Lord Mayor: bulk of cash owed to UK firms resolved
Most of $2.3 billion debt to UK contractors now paid, says Lord Mayor
Dubai developers have paid off the bulk of a reported $630million in trade debts to British contractors, the Lord Mayor of London said on Monday.
“[The dispute] is not to the extent it was,” Mayor Alderman Michael Bear said. “There is a tail that needs to be sorted out but the main part has been resolved.”
UK contractors were left with millions of dollars in unpaid fees when more than half of planned real estate projects in Dubai were delayed or cancelled in the wake of the financial crisis.
Debt-hit developers ran out of funding as property prices across the emirate plunged 60 from their 2008 peak.
UK trade body, the Association for Consultancy and Engineering (ACE), said in 2008 its members were owed £400m ($630million) by Dubai developers, and were lobbying the British government to intervene.
Mayor Alderman, who is also managing director for construction firm Balfour Beatty Property Limited, said the issue was still on the agenda for trade meetings in Dubai.
“[I’ve] been asked to make sure that [the non-payment issue] is high on the agenda,” he said. “It hasn’t so far come up in high level meetings… [but] if it does I am well briefed,” he said.
Nakheel, the state-backed developer behind the Palm project, said in January it had paid off a total of AED3.8bn ($1.06bn) to its trade creditors.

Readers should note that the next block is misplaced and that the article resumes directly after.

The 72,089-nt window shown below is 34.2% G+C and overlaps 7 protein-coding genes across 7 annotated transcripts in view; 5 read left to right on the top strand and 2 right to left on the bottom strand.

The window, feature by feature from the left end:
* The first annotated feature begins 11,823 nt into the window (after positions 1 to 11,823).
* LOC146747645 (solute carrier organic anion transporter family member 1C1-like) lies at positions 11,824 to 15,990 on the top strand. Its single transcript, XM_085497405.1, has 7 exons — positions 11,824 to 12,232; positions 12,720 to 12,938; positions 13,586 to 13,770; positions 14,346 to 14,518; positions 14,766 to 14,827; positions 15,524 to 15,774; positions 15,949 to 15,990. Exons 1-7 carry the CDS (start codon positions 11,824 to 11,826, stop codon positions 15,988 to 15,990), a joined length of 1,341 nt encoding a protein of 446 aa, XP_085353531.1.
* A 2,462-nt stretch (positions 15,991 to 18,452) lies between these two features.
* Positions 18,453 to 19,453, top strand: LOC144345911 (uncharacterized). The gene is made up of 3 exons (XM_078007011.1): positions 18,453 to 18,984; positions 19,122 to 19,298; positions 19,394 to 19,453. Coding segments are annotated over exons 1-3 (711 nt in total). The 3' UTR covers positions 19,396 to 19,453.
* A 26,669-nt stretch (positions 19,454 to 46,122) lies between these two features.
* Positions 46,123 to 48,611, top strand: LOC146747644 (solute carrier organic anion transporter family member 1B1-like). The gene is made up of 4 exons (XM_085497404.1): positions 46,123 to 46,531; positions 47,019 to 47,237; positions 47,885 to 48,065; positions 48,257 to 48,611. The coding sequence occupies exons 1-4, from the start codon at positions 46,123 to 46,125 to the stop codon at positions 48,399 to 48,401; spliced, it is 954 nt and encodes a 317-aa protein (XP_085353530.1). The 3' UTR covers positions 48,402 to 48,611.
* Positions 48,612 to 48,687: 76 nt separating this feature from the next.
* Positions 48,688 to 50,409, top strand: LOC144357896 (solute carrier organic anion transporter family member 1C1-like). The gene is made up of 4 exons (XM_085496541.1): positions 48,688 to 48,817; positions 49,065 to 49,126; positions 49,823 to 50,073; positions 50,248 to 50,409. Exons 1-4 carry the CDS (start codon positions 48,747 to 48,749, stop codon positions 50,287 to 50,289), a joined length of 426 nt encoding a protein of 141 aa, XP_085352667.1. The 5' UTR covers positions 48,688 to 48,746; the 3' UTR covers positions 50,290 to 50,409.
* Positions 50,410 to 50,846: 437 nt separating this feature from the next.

The developer, which is in talks to delay some $10.5bn of debt, is seeking to secure the agreement of trade creditors representing 95% of the debt by the end of the first quarter.
Under the terms of the deal, creditors would receive a 40% cash payment upfront, and a 60% payment through an Islamic bond with a 10% return.
Dubai’s government said in March it will provide $8bn in cash to Nakheel to repay trade debts and complete outstanding real-estate projects.
The Lord Mayor’s visit to the region is part of a ten-day trade delegation to the region, which will include visits to the UAE, Qatar and Saudi Arabia.
The 17-man team has been tasked with increasing bilateral trade between the UK and the UAE and the wider Middle East region.
“I have been charged by the Prime Minister, amongst others, to increase trade in the area by 60 percent by the year 2015 to £7bn ($11.3bn) a year to £12bn ($19.3bn) a year. That is the UAE and we have similar aspirations in the region generally,” he said.